Drones could soon be gathering footage of highway traffic and concerts in�Oregon, USA

Media firm announces plans to test news-gathering drones

A media company in the USA wants to use drones to gather news once the FAA issues new rules on the technology.

Alpha Media, which owns close to 70 radio stations in the US, wants test the use of drones to gather video footage of highway traffic and concerts in Oregon for its Portland radio station KXL-FM 101.

The FAA currently bans most commercial drone flights, but has been required by Congress to integrate drones into the US airspace in coming years and Alpha wants to be among the first broadcasters to take advantage once those new rules are in effect, executive vice president Scott Mahalick said.

"We've entered into an agreement with a drone manufacturer, and we'll be flying them in Portland, subject to the FAA's new guidelines," Mahalick said, adding the company would like to expand drone use beyond Portland.

Mahalick said Alpha Media may ultimately seek FAA permission for larger drones as well.

In September, the FAA loosened restrictions on the use of drones, granting exemptions to a group of television and movie production companies and another 159 companies have applied for commercial drone authorisation, largely for non-news-gathering purposes.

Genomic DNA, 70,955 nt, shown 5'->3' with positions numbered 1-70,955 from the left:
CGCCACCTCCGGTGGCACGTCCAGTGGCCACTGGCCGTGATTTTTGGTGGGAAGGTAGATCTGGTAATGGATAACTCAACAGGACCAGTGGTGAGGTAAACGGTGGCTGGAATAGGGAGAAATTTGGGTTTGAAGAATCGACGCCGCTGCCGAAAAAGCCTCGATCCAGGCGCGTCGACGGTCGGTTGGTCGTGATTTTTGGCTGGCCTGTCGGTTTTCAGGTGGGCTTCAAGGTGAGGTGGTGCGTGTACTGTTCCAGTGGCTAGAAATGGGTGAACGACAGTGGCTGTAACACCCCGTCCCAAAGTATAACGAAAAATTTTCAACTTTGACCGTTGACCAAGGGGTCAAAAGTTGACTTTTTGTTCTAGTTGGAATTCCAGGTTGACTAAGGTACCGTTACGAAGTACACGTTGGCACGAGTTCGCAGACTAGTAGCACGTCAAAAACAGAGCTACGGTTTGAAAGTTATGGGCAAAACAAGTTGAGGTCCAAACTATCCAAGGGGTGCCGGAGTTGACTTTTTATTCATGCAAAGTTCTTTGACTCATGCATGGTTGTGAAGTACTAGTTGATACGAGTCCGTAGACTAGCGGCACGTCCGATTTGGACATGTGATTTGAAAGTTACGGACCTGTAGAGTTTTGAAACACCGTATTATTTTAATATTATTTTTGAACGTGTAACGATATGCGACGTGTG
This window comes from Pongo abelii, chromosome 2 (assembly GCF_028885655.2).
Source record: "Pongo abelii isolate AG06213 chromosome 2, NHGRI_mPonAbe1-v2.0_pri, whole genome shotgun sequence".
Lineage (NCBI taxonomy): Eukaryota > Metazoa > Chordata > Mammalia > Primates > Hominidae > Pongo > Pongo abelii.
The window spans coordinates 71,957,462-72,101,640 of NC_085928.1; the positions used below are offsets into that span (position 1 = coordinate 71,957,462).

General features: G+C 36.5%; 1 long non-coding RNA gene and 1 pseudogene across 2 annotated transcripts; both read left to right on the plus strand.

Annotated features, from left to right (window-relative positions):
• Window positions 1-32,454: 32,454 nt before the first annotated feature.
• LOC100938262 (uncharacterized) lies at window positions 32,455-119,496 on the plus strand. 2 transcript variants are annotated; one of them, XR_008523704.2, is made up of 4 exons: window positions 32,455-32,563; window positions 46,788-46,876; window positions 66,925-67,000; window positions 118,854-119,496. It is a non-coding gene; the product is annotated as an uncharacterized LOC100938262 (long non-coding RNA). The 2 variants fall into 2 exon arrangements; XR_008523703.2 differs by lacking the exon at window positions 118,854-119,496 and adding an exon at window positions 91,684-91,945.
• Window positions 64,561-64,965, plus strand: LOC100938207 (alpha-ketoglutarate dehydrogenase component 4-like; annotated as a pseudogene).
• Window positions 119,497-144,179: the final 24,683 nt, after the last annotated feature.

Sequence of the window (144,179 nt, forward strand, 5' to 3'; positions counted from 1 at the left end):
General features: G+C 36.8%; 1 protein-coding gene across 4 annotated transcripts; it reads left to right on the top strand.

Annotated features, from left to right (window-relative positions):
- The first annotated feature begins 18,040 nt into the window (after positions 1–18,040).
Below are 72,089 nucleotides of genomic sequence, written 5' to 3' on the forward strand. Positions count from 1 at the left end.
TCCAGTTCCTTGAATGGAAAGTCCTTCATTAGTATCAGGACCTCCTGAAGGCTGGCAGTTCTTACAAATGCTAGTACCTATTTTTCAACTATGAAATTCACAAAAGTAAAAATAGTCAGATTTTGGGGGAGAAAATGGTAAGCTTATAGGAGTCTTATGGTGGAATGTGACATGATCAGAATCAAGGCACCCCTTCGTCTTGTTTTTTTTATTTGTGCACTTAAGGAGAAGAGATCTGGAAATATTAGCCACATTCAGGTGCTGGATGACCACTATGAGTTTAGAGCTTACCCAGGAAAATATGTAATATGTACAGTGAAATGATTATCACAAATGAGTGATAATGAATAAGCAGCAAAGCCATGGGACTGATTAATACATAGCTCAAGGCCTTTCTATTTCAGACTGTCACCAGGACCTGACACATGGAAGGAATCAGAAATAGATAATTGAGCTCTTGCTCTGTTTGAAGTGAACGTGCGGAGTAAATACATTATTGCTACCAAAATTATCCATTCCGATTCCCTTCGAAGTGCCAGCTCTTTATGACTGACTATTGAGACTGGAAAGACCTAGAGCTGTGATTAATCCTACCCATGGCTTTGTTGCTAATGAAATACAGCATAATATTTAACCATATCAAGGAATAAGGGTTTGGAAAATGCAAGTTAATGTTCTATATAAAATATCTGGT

The FAA can't estimate how long it will take to review these applications, said agency spokeswoman Alison Duquette, but she added that federal aviation officials were working to draft rules due to be implemented at some point in 2015 that would allow broader commercial use of drones weighing under 25kg, eliminating the need for FAA approval.

The drone industry has mushroomed in recent years with the arrival of small, inexpensive remote-control aircraft that can carry cameras, sensors or other equipment that makes them useful for a wide-range of uses, from crop dusting to locating people lost in the wilderness to filming movies.

More than a dozen major US media outlets this year joined a lawsuit challenging the FAA's right to regulate press use of drones, arguing that restrictions hamper the freedom of the press enshrined in the US Constitution.

An administrative judge agreed, but the case was then ordered to a full hearing, according to the UAV Digest, an online trade publication. A date for the hearing has not yet been set.

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